Yet no silence is more striking than that of the Italian Roman Catholic clergy. Masses have been banned in the entire country, baptismal fonts are drained and even confessionals were empty in the numerous churches I visited.

A few people braved the virus to pray in the pews, dutifully kneeling 3 feet apart, of course. Only members of the clergy have access to St. Peter’s Basilica and square.

As of Wednesday night, all churches will be closed in Italy.

As I crossed the Tiber away from the Vatican, I saw an elderly man clutching a rosary and, judging by the muttering of his lips, he seemed to be praying.

I called to him, but he seemed to quicken his step. I spotted a red sliver under his hat.

“Your Eminence!” I said, using the formal address reserved for cardinals.

He turned.

“I’m a journalist and I wanted to ask you about faith in these tryi…” I started, but the cardinal had already rushed away.

Two nuns wearing masks and another near a bus stop also dismissed me with a firm “No.”

The numerous clergy members who are a fixture of the Roman streets have become scarce, and those who are still around are not in a chatty mood.

Serena Coronari, a young woman who only recently found her faith again, managed to attend one of the last Masses before the ban went into effect.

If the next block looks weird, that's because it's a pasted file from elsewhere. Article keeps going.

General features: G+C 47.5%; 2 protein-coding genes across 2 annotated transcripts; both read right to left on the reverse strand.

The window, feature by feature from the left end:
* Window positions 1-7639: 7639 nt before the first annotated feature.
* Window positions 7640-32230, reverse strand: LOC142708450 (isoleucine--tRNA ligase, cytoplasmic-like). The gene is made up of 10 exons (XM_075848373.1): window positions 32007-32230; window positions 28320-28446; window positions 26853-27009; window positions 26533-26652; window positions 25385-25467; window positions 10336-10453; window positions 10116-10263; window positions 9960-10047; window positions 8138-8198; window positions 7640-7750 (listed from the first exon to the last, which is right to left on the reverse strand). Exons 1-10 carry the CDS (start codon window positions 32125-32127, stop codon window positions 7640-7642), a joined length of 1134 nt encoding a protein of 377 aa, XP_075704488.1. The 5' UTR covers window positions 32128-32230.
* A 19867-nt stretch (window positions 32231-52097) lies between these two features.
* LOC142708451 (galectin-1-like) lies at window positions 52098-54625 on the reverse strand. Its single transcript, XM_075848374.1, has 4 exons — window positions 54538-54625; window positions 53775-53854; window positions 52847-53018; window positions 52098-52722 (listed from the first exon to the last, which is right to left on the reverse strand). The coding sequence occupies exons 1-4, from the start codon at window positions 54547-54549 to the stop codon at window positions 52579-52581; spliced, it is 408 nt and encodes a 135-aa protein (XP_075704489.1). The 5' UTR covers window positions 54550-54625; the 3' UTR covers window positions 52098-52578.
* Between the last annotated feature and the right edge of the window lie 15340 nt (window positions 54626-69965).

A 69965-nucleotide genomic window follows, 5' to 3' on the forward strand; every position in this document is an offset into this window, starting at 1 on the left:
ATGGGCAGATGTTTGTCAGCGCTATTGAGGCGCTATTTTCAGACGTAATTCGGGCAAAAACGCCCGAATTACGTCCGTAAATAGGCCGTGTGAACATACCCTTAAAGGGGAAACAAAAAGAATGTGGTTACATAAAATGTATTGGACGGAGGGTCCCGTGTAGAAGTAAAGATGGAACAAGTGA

She’s resigned now to watching Mass on television but told me on the phone Wednesday that she views this as a moment for “recollection.”

“I have adopted the habit of praying when I am on my scooter or when I listen to music,” she said, adding that part of being Catholic means not harming your neighbor and therefore following the law.

“Even though it’s a Catholic congregation,” she added, “it doesn’t mean that we don’t have to listen to the science.”

She said confessions remain open in her church in the north area of Rome and there is a carefully distanced line to meet with the Salesian priests who administer there.

“Render unto Caesar” seems to be the approach taken by the Catholic Church in Italy, quoting Italian regulations in its documents and dispositions.

Even Pope Francis has called faithful “to a strong sense of responsibility and collaboration with the competent authorities,” in a letter announcing the Via Crucis meditations on Monday.

Of course, the Catholic Church continues to be active in the field of charity and assistance to the sick.

The Catholic nonprofit charity Caritas and the movement of St. Egidio have been active since the beginning in bringing meals and spiritual support to those in need.

The current norms are supposed to be lifted on April 3, only a couple days before Palm Sunday, which ushers in the Easter celebrations. A friar I met on the Roman streets didn’t seem preoccupied and rejected the notion that Easter could be postponed.

“Never,” he said, “the worst is never certain!”

  • Claire Giangravé – Vatican Correspondent RNS. First published in RNS. Republished with permission.